This article originally appeared on AlterNet.
In the last century, no one icon has improved the Catholic brand as much as the small woman who founded the Missionaries of Charity, whose image aligns beautifully with that of the new pope. In March a team of Canadian researchers noted the opportunity: “What could be better than beatification followed by canonization of [Mother Teresa] to revitalize the Church and inspire the faithful, especially at a time when churches are empty and the Roman authority is in decline?”
The question, however, was more than a little ironic. The team of academics from the Universities of Montreal and Ottawa set out to do research on altruism. In the process, they reviewed over 500 documents about Mother Teresa’s life and compiled an array of disturbing details about the soon-to-be saint, including dubious political connections and questionable management of funds—and, in particular, an attitude toward suffering that could give pause to even her biggest fans.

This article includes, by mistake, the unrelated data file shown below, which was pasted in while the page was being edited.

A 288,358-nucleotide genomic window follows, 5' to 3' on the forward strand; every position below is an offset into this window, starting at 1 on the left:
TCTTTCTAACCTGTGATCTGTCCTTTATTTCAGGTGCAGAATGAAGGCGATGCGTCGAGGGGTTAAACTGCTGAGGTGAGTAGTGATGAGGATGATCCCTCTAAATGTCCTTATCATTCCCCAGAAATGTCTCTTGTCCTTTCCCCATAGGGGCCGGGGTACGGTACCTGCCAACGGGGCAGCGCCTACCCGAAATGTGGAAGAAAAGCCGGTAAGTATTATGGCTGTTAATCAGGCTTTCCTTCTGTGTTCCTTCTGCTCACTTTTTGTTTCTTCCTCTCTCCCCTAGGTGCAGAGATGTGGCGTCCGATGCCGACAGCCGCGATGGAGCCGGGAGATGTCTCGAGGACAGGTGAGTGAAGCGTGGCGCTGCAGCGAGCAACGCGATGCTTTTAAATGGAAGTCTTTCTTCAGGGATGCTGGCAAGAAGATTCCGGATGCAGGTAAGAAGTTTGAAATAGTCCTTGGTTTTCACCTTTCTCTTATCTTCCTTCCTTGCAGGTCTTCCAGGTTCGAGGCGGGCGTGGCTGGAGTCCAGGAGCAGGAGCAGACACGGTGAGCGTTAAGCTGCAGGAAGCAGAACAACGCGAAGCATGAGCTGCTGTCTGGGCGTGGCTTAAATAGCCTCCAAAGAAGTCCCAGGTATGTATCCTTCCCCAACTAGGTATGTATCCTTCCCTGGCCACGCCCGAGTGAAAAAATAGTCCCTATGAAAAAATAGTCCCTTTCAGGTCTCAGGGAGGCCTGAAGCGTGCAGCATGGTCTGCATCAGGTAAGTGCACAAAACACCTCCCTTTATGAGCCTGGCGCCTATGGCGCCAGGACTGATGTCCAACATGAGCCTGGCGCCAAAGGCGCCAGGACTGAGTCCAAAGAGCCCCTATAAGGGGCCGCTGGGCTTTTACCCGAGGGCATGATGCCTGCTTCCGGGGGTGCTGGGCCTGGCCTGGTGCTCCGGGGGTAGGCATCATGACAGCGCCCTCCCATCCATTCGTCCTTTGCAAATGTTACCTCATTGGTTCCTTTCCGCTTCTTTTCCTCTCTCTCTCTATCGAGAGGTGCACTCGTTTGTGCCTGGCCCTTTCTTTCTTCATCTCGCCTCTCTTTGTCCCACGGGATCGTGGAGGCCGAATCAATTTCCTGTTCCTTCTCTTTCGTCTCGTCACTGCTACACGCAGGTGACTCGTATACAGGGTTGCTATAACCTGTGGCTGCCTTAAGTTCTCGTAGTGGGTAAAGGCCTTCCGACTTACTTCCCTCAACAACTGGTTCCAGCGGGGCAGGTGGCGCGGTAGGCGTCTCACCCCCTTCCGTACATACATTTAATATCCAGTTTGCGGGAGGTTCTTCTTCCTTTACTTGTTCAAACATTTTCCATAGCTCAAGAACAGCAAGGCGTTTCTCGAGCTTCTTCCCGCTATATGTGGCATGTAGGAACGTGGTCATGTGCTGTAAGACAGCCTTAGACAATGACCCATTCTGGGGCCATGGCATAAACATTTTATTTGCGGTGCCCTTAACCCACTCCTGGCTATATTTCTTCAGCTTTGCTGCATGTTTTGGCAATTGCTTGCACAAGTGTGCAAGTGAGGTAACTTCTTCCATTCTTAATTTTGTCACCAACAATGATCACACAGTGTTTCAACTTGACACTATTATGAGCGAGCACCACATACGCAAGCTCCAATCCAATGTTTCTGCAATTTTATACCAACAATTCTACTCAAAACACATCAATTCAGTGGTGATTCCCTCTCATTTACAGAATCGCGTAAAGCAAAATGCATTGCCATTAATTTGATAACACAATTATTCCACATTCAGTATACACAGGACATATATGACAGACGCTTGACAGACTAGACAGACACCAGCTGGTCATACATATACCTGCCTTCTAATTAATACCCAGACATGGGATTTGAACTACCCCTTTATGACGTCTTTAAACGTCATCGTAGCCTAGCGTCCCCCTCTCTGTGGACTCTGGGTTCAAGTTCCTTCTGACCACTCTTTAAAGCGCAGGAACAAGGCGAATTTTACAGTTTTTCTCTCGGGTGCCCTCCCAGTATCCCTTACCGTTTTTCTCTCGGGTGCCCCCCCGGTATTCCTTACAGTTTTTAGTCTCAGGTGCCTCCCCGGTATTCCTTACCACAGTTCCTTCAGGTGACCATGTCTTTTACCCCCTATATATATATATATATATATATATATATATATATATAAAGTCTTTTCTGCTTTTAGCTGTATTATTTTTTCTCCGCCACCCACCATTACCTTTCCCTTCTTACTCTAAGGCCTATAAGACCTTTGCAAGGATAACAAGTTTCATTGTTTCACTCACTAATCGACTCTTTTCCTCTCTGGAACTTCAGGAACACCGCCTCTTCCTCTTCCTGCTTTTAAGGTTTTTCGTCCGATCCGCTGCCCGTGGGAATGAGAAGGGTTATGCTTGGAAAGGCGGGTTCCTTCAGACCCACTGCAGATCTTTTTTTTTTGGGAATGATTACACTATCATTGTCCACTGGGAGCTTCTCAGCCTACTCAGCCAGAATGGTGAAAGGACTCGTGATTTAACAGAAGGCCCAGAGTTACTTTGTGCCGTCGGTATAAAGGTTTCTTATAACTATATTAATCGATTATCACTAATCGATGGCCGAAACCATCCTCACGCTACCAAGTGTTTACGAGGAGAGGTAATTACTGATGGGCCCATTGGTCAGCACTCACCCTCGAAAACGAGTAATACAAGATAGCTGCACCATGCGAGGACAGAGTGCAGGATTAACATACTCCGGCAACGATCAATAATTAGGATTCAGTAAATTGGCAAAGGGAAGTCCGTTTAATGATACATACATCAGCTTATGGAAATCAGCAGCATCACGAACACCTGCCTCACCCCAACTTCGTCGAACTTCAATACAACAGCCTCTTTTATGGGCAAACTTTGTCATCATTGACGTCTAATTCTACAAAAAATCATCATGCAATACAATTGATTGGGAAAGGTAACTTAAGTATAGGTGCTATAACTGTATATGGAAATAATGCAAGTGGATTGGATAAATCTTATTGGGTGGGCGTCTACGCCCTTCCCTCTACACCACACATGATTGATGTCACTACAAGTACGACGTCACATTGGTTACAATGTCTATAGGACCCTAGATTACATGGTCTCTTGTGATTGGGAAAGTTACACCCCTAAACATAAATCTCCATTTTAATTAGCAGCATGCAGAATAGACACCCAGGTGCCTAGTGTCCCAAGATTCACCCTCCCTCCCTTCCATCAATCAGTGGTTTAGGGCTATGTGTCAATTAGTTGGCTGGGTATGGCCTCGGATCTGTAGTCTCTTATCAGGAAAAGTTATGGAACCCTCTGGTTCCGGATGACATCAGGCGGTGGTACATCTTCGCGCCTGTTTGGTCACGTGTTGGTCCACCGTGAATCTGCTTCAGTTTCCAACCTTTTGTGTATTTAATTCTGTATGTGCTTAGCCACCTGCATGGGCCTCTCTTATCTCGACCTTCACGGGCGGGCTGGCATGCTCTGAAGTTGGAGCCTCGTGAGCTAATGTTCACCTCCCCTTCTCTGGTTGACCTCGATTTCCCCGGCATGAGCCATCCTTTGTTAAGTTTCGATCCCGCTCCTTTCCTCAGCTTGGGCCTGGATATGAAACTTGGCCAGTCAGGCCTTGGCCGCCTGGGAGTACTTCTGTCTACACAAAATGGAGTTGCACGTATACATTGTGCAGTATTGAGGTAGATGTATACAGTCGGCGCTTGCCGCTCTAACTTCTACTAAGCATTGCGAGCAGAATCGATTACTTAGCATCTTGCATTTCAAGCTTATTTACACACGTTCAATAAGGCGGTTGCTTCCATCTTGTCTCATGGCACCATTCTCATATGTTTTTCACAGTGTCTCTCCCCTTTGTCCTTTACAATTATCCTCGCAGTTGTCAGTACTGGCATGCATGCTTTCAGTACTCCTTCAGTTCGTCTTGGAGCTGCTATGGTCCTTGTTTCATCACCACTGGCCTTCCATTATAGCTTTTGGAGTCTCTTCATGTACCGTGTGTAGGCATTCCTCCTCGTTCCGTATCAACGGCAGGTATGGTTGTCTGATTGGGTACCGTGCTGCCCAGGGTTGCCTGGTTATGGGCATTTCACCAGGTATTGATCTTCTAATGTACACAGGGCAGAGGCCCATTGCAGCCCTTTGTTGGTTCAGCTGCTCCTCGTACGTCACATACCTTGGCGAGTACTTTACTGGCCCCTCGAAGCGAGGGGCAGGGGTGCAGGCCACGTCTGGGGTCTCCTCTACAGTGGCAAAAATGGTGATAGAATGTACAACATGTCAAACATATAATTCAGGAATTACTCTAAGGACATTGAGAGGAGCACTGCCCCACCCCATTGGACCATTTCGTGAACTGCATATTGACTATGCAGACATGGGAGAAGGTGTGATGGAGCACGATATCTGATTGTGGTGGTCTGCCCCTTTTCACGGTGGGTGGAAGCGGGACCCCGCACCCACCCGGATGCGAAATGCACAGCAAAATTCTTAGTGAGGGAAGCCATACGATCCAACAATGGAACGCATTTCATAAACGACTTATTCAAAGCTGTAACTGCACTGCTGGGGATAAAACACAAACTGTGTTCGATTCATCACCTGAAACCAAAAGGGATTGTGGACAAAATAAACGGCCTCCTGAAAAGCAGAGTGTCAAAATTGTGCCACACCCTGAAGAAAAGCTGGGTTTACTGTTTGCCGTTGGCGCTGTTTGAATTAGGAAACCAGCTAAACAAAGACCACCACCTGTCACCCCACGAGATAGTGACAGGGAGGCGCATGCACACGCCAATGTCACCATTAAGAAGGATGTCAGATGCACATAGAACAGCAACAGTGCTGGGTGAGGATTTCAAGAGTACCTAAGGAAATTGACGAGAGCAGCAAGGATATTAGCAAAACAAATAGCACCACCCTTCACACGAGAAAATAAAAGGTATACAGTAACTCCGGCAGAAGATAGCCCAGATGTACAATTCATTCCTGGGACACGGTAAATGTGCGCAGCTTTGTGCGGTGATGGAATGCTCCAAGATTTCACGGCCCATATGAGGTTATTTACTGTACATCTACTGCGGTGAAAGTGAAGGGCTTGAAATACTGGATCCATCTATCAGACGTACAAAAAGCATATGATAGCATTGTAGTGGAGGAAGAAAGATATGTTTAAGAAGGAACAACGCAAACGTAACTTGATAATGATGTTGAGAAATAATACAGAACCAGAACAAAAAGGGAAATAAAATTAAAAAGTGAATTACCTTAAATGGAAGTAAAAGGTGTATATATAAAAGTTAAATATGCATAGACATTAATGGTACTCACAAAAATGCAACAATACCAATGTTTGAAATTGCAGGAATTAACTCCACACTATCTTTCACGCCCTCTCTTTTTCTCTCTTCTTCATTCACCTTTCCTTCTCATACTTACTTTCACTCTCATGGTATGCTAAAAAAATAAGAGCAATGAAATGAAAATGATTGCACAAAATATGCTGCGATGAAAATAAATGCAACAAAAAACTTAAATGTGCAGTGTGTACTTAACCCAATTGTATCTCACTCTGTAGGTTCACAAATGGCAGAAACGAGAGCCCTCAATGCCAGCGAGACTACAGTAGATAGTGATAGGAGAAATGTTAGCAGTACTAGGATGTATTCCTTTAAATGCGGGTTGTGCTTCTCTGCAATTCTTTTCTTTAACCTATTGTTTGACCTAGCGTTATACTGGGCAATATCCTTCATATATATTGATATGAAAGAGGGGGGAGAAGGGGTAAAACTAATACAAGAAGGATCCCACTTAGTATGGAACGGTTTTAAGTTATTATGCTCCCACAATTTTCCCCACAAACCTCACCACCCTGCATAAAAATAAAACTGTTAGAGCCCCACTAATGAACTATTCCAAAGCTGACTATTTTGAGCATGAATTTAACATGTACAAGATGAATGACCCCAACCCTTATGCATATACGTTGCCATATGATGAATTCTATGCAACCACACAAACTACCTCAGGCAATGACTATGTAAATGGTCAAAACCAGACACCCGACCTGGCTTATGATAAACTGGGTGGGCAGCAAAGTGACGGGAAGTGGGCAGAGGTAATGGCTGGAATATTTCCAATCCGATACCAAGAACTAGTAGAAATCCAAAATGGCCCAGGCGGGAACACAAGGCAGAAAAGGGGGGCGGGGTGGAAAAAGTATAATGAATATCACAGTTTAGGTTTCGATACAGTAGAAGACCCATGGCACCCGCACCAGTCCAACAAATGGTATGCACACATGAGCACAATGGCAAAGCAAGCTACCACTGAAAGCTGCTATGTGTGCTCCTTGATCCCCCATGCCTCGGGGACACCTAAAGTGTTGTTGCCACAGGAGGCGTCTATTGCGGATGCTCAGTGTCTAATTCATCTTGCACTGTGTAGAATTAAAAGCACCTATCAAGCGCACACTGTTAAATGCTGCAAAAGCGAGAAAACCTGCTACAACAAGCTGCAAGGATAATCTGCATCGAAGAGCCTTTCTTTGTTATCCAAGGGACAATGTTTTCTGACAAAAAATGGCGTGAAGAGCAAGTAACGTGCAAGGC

Passive acceptance or even glorification of suffering can be adaptive when people have no choice. As the much loved Serenity Prayer says, “Grant me the serenity to accept the things I cannot change.” This attitude of embracing the inevitable is built into not only Christianity but also other religions, especially Buddhism. But passive acceptance of avoidable suffering is another thing altogether, which is why the prayer continues, “. . . the courage to change the things I can; and the wisdom to know the difference.”